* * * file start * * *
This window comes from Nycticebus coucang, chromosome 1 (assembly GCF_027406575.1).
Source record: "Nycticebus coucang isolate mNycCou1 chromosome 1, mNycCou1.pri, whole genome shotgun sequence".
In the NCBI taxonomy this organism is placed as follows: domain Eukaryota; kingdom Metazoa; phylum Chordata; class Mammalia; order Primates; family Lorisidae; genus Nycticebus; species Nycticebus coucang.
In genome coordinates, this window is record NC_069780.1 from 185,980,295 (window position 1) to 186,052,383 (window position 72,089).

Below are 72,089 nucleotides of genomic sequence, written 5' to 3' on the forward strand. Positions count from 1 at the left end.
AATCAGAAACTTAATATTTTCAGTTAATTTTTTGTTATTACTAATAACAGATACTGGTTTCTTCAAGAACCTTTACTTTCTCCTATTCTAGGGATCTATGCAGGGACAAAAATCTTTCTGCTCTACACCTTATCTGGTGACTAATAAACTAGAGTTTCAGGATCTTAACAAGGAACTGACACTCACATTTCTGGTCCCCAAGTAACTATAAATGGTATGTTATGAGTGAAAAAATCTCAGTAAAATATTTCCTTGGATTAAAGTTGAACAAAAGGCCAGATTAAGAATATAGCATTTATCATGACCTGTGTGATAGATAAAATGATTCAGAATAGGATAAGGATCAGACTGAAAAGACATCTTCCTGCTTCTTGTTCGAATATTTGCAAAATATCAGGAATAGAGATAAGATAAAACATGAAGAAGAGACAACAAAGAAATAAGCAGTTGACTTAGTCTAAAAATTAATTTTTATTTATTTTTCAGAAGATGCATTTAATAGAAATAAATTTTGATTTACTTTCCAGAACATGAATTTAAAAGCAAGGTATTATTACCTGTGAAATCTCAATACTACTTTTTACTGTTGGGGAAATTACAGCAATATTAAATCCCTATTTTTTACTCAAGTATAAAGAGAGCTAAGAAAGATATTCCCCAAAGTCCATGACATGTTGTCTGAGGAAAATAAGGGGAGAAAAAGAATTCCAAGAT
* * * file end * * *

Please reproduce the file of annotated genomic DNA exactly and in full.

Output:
This window comes from Nycticebus coucang, chromosome 1 (assembly GCF_027406575.1).
Source record: "Nycticebus coucang isolate mNycCou1 chromosome 1, mNycCou1.pri, whole genome shotgun sequence".
In the NCBI taxonomy this organism is placed as follows: domain Eukaryota; kingdom Metazoa; phylum Chordata; class Mammalia; order Primates; family Lorisidae; genus Nycticebus; species Nycticebus coucang.
In genome coordinates, this window is record NC_069780.1 from 185,980,295 (window position 1) to 186,052,383 (window position 72,089).

Below are 72,089 nucleotides of genomic sequence, written 5' to 3' on the forward strand. Positions count from 1 at the left end.
AATCAGAAACTTAATATTTTCAGTTAATTTTTTGTTATTACTAATAACAGATACTGGTTTCTTCAAGAACCTTTACTTTCTCCTATTCTAGGGATCTATGCAGGGACAAAAATCTTTCTGCTCTACACCTTATCTGGTGACTAATAAACTAGAGTTTCAGGATCTTAACAAGGAACTGACACTCACATTTCTGGTCCCCAAGTAACTATAAATGGTATGTTATGAGTGAAAAAATCTCAGTAAAATATTTCCTTGGATTAAAGTTGAACAAAAGGCCAGATTAAGAATATAGCATTTATCATGACCTGTGTGATAGATAAAATGATTCAGAATAGGATAAGGATCAGACTGAAAAGACATCTTCCTGCTTCTTGTTCGAATATTTGCAAAATATCAGGAATAGAGATAAGATAAAACATGAAGAAGAGACAACAAAGAAATAAGCAGTTGACTTAGTCTAAAAATTAATTTTTATTTATTTTTCAGAAGATGCATTTAATAGAAATAAATTTTGATTTACTTTCCAGAACATGAATTTAAAAGCAAGGTATTATTACCTGTGAAATCTCAATACTACTTTTTACTGTTGGGGAAATTACAGCAATATTAAATCCCTATTTTTTACTCAAGTATAAAGAGAGCTAAGAAAGATATTCCCCAAAGTCCATGACATGTTGTCTGAGGAAAATAAGGGGAGAAAAAGAATTCCAAGAT